Curious little clownfish

Clownfish swimming in anemone in Indonesia

Photographs © Chris Hamilton

Chances are, thanks to the 2003 animated film Finding Nemo, you have a pretty good idea of what fish is looking at you here. But did you know there are actually 28 species of clownfish that are found in the Indian and Pacific oceans? No? Well, here are seven more facts you can drop into conversation after your next dive (or sushi dinner):

1/ Clownfish are reef dwellers and live in and around predatory sea anemones – but the fish are immune to their sting.

2/ Before a clownfish takes up residence in an anemone, acclimation must take place – so the fish swims around the anemone, and rubs its ventral side and fins on the anemone in order to become immune to its sting.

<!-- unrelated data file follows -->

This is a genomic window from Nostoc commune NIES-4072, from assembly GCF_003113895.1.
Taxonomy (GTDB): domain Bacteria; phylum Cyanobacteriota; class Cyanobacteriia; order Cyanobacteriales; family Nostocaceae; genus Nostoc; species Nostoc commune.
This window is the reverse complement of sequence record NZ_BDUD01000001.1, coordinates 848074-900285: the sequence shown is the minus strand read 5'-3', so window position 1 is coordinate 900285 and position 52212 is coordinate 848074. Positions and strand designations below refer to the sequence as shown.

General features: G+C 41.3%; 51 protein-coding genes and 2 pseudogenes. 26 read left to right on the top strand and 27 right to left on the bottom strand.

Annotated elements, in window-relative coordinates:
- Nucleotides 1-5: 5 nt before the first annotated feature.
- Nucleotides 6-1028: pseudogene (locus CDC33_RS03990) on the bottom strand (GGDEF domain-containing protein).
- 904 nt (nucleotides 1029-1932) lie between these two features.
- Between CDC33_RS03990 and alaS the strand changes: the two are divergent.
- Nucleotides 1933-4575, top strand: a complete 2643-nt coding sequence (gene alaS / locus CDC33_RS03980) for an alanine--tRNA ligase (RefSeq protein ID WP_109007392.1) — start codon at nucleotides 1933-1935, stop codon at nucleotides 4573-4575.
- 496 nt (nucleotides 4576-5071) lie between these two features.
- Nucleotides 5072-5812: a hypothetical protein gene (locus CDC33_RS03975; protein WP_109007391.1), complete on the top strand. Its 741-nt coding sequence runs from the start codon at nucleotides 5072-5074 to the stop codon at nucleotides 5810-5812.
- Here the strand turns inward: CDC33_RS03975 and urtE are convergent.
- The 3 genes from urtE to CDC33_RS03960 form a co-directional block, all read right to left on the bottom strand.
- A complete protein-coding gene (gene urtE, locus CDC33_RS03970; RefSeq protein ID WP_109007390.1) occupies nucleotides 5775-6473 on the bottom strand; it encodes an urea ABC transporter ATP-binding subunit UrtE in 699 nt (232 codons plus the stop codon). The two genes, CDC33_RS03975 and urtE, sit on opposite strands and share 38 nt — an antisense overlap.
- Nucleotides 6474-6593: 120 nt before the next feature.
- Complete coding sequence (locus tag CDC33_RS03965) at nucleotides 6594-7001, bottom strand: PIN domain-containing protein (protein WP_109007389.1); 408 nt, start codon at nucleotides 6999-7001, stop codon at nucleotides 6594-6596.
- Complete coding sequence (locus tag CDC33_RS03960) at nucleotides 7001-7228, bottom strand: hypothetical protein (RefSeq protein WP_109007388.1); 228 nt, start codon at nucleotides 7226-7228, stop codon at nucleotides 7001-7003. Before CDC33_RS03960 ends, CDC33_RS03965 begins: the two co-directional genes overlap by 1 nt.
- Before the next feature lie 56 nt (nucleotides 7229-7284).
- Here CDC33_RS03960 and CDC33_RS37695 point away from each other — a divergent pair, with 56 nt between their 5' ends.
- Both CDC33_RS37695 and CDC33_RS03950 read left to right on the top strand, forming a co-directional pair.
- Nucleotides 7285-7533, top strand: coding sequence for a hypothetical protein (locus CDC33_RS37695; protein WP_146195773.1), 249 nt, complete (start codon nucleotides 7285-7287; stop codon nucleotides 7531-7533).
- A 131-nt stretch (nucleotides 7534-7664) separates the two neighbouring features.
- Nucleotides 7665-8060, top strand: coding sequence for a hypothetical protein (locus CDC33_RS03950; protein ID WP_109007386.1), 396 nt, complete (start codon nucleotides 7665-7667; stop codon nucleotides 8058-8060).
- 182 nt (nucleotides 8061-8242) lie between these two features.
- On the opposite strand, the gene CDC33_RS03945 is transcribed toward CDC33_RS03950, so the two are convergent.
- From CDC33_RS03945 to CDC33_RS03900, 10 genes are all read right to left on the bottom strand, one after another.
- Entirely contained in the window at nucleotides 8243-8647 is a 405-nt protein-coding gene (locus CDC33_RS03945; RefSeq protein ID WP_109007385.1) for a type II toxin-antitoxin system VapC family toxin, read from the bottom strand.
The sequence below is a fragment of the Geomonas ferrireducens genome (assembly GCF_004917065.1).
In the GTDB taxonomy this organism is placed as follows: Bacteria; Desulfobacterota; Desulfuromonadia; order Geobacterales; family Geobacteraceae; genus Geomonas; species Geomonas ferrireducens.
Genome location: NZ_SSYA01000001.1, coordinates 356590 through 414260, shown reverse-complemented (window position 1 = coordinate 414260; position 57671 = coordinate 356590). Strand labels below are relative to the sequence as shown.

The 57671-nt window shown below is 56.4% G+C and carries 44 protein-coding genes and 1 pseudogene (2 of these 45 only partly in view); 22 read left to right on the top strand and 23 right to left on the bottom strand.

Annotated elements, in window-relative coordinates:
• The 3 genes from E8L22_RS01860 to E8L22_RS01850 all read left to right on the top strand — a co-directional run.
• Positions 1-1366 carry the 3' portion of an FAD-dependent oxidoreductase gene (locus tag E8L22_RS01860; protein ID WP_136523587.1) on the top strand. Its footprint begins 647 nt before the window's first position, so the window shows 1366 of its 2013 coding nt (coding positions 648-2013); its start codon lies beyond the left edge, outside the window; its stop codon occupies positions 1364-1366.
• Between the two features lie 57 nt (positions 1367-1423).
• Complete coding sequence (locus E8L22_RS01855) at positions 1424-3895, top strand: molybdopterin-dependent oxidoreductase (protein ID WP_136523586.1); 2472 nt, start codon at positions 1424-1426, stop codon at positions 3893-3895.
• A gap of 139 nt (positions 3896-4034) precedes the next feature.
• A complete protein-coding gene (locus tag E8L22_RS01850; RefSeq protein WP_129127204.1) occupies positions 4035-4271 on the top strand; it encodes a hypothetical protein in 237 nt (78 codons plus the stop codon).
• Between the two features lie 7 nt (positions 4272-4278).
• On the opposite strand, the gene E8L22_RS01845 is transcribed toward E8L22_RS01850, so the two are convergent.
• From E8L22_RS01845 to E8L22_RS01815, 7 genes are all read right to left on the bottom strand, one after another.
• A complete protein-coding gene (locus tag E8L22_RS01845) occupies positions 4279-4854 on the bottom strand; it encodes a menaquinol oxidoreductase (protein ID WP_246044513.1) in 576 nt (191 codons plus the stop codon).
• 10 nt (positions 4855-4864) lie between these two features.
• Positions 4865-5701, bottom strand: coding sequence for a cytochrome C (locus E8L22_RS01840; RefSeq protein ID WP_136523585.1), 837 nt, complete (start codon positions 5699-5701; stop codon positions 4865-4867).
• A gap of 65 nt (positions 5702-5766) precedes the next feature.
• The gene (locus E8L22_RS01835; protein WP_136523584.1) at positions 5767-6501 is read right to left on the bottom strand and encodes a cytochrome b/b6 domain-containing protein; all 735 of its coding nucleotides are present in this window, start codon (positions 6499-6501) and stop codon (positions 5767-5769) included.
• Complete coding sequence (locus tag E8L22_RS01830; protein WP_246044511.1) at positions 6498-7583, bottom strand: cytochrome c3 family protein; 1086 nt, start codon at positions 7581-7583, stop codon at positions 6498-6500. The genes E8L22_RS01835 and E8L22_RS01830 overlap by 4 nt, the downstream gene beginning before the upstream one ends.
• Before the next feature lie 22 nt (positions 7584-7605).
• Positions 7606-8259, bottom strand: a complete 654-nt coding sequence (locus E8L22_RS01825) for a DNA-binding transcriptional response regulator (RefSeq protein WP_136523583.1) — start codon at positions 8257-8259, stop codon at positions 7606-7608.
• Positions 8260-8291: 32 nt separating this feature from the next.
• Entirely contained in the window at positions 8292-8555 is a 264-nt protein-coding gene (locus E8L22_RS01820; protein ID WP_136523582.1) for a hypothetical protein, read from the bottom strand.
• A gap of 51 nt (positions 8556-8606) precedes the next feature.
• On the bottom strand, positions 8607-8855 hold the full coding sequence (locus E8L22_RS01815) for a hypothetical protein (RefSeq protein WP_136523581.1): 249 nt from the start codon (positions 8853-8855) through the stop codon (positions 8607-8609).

3/ Clownfish have a symbiotic relationship with their anemone home, and in return for safety and food scraps, they preen the anemone and keep it clear of parasites. They also help to increase water circulation because of the fanning of their fins.

4/ All clownfish are born male, and have the ability to switch sex if they are to become the dominant female in the group.

5/ Clownfish are omnivorous – they eat plants and animals.

6/ They can be found living at depths from three to 15 meters.

7/ These little reef dwellers can live between six and 10 years in the wild.

Clownfish swimming in anemone in Indnoesia



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